The study of “nonreligion” helpfully expands our focus beyond atheism and “nonbelief” (Lee, 2012), while at the same time introducing new problems. In characterizing our object of study as nonreligion, we are indicating that we want to think about it – whatever it is – in relation to religion. This means that the study of nonreligion faces the same definitional problems that have long plagued the study of religion. Moreover, the binary contrast between religion/nonreligion suggests that there is a clear, stable distinction between them, something that has been questioned in a number of NSRN blog posts (see, for example, Hutchings (2016) on angels and the afterlife, and Baker (2017) on the paranormal). In expanding the study of religion to include nonreligion, scholars are pushing our already troubled relationship with our key terms to the breaking point.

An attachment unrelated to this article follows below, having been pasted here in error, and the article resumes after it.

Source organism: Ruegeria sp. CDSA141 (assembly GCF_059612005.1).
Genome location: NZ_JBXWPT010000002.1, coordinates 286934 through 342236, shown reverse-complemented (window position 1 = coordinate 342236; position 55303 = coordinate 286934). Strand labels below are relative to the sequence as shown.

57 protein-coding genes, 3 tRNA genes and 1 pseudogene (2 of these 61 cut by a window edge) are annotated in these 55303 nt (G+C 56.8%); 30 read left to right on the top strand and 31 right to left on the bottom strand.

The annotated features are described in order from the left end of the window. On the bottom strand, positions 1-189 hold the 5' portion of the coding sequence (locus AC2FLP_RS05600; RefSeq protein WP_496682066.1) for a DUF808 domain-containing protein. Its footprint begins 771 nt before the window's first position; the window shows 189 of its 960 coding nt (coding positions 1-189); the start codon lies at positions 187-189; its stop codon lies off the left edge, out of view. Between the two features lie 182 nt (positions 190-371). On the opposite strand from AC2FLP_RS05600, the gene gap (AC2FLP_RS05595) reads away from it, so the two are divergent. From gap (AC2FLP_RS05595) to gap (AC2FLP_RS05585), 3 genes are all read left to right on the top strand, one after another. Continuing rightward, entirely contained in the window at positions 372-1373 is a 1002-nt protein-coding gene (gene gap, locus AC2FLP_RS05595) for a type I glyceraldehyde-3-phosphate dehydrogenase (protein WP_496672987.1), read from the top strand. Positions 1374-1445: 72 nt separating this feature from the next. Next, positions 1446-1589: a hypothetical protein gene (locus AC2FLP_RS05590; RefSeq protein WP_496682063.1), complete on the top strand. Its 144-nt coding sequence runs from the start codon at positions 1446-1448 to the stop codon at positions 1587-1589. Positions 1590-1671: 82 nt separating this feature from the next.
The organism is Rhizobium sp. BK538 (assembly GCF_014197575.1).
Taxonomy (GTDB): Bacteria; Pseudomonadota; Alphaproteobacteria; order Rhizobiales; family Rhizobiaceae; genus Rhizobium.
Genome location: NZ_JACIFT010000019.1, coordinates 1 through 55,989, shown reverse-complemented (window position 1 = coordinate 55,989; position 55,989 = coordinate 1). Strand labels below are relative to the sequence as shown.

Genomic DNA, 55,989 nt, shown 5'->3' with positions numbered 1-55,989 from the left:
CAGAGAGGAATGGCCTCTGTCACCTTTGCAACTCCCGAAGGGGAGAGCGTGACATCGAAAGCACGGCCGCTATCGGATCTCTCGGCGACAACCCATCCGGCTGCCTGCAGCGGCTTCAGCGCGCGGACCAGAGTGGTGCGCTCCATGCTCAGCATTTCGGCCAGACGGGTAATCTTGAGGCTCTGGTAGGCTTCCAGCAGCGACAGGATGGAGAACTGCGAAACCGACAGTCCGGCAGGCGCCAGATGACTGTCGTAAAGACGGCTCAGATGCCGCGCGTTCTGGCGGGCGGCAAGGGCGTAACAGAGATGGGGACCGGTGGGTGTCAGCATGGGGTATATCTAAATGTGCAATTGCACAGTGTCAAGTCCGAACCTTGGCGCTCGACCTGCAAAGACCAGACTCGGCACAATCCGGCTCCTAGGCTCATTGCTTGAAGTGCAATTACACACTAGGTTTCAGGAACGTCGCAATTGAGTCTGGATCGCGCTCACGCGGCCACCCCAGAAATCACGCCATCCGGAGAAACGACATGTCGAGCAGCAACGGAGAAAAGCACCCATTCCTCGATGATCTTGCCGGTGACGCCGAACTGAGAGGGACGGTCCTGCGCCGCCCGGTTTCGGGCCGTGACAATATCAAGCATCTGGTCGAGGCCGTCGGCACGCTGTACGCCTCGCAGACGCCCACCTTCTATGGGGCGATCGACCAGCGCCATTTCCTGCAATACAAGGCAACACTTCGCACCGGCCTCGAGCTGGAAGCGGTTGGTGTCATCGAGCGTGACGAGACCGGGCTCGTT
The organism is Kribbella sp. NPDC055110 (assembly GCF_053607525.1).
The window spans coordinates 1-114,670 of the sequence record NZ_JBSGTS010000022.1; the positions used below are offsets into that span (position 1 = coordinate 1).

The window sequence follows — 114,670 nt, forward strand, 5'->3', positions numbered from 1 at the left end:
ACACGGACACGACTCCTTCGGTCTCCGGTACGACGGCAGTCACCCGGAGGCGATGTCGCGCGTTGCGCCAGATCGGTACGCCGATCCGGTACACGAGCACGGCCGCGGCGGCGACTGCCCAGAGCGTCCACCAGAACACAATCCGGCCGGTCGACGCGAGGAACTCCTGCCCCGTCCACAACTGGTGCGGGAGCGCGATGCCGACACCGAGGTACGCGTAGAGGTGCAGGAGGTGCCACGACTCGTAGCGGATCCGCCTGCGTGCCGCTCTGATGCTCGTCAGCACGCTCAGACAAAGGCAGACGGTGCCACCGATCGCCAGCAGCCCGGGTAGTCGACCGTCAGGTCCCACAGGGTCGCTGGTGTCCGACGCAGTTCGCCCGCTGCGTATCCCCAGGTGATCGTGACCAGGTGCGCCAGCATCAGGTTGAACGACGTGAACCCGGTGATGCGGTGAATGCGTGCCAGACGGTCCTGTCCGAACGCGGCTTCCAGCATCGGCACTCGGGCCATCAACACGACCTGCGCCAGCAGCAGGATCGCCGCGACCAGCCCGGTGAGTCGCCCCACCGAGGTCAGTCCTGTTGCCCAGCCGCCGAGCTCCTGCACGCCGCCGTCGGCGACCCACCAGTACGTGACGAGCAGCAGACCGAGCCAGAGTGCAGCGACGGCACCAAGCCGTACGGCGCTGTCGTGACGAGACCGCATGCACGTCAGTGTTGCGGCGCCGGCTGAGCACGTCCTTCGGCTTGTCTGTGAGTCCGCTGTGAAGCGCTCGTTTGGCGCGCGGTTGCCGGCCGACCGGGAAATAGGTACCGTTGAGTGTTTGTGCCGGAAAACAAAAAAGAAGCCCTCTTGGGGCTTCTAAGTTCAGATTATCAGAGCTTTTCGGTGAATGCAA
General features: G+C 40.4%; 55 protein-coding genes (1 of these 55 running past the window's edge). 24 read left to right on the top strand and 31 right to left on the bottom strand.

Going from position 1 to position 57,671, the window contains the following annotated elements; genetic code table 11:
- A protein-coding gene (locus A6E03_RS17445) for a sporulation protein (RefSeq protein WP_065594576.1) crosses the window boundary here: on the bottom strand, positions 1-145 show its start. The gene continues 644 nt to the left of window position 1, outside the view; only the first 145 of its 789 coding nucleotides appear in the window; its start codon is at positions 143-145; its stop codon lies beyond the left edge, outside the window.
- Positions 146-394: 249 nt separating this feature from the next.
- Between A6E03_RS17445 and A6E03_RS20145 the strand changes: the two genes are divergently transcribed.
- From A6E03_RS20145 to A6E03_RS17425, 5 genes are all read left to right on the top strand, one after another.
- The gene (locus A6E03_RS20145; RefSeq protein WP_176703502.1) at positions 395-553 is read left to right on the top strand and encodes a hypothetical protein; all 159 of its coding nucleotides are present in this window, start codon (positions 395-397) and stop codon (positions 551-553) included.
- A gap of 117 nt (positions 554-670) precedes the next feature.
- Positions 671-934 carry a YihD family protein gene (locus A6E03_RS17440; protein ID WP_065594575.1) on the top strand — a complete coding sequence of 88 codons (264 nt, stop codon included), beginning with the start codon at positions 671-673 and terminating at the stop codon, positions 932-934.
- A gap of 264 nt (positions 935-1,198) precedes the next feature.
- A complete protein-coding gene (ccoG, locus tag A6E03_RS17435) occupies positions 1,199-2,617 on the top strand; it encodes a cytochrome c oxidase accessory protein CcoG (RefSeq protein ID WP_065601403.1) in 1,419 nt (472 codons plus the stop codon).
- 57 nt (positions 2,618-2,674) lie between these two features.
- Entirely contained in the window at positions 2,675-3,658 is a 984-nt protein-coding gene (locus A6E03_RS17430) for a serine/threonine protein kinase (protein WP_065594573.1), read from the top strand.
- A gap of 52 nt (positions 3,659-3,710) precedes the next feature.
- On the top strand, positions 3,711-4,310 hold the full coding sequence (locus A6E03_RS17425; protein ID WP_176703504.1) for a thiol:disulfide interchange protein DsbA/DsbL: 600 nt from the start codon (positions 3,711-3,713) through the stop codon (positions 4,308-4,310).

That is not necessarily a bad thing, however, as it challenges us to try to solve some of these long-standing definitional problems. Thinking about the religion/nonreligion binary as setting up a tacit comparison suggests a possible way forward. Structurally, a comparison involves two or more items, in this case religion and nonreligion, that the scholar juxtaposes based on a similarity that s/he perceives between them. The perceived similarities may be a similar feature or a set of features that define a larger category that encompasses them both. We can compare a red apple and a red ball based on their common feature of “redness.” We can compare apples and oranges once we recognize that they are both fruits. If we take the first approach to comparing religion and nonreligion, we have to specify a feature – like redness – that religion and nonreligion share in common. Given that nonreligion can be anything that is not religion, we can generate many random comparisons using this approach, but doing so does not do much to clarify our object of study. The second approach is more revealing. In this case, we cannot compare religion and nonreligion without specifying an overarching rubric that encompasses them both, just as we cannot compare apples and oranges without a concept of fruits (Poole, 1986).1 If we could specify and justify an overarching rubric, we could explore emic perspectives on what counts as religious, spiritual, paranormal, superstitious, and nonreligious under that larger rubric without ourselves having to define these terms.